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By Peter McCallum
August 15, 2003
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Concert Hall, Opera House, August 13
It was a wicked joke that got slightly out of hand. In the early movements, conductor Alexander Lazarev lampooned the applause between movements of Tchaikovsky's Symphony No 6, the Pathetique, encouraging the players with mock applause of his own.
But in a popular program with many new concertgoers, his sense of humour wasn't quite understood. At the extrovert close of the third movement, the ovation was so enthusiastic that the bemused orchestra was raised to its feet for a bow.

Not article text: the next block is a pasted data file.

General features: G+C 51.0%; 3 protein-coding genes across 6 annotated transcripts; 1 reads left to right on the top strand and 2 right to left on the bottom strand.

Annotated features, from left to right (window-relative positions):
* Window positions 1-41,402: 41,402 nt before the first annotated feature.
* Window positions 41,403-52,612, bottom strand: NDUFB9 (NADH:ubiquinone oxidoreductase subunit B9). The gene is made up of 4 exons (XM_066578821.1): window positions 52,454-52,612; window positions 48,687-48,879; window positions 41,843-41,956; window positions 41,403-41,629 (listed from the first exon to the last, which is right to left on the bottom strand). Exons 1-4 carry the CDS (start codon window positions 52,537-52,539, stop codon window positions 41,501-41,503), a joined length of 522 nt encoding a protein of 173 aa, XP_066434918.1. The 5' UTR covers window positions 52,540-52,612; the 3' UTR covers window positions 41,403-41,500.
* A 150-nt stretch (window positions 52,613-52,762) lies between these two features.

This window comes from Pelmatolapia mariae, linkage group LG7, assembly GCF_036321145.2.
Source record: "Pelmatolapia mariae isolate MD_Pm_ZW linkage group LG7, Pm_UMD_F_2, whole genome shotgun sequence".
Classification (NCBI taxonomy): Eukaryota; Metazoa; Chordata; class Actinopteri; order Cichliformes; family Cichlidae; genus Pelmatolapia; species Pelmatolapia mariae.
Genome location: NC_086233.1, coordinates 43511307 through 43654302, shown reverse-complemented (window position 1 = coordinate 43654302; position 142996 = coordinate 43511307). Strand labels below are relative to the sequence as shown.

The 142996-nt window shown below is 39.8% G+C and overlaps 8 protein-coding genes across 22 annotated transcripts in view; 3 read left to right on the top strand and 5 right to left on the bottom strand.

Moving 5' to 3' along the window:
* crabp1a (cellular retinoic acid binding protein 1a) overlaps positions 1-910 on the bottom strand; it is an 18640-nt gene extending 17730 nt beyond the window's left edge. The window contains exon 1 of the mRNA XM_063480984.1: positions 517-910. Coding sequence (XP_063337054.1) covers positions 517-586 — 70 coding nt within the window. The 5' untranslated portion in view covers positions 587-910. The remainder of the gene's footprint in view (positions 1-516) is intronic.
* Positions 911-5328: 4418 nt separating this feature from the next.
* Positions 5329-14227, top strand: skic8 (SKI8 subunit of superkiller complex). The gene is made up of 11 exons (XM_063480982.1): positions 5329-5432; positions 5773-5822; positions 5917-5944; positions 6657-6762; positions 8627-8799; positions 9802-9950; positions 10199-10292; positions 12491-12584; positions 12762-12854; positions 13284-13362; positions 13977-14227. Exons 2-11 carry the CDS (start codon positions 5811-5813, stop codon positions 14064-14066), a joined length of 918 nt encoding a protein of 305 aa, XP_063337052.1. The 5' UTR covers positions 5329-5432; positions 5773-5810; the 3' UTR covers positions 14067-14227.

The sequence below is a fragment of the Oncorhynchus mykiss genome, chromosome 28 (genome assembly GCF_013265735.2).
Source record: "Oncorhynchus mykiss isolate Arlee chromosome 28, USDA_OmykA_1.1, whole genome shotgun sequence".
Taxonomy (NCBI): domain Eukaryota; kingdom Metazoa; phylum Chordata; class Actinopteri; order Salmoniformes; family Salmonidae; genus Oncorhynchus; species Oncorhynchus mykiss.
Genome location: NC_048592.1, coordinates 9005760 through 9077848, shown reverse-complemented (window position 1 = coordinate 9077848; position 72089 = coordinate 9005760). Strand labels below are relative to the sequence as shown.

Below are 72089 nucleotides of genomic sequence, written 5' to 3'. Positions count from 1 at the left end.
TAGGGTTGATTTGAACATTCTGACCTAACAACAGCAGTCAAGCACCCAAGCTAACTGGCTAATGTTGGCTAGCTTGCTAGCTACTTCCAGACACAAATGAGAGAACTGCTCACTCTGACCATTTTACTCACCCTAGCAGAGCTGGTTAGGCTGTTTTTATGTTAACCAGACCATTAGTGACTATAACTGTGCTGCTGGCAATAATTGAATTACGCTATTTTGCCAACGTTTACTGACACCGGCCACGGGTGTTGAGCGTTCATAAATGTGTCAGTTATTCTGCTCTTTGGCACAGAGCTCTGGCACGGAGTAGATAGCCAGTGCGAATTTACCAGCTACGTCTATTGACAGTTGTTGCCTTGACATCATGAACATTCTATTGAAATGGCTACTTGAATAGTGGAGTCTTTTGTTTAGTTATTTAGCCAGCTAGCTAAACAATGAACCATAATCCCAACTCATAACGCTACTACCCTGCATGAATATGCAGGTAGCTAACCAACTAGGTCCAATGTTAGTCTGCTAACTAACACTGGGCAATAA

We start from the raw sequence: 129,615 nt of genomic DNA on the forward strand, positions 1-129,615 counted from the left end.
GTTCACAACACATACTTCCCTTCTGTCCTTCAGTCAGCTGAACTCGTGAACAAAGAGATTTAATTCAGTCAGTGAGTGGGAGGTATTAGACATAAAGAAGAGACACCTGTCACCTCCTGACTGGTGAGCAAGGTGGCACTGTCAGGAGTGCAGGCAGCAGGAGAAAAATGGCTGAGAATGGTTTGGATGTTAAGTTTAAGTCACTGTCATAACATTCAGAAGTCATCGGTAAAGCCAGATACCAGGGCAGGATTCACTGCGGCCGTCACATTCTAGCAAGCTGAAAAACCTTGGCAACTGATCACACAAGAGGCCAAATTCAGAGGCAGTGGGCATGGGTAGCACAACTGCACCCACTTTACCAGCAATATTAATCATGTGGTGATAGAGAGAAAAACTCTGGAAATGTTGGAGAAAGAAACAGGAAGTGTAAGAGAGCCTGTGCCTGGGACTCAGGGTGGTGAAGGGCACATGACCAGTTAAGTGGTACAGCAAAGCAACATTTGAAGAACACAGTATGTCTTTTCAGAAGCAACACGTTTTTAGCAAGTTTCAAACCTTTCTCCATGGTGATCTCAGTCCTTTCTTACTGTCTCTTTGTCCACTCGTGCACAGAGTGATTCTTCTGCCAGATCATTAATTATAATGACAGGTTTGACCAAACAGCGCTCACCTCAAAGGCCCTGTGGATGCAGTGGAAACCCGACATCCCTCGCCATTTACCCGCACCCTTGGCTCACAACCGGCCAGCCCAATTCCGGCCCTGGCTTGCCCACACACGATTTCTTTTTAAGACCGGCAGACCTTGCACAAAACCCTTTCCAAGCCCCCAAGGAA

But rather than creating an embarrassed silence for Tchaikovsky's tragic finale, the cheers swelled, the bravos grew, some took their coats and ran for trains, and it looked for a moment as though Tchaikovsky's most tragic work had become his most optimistic, its hidden program, of which he spoke but which he never revealed, rewritten with a happy ending. It was like Becket with Godot appearing at the end of Act 1 and everyone going home.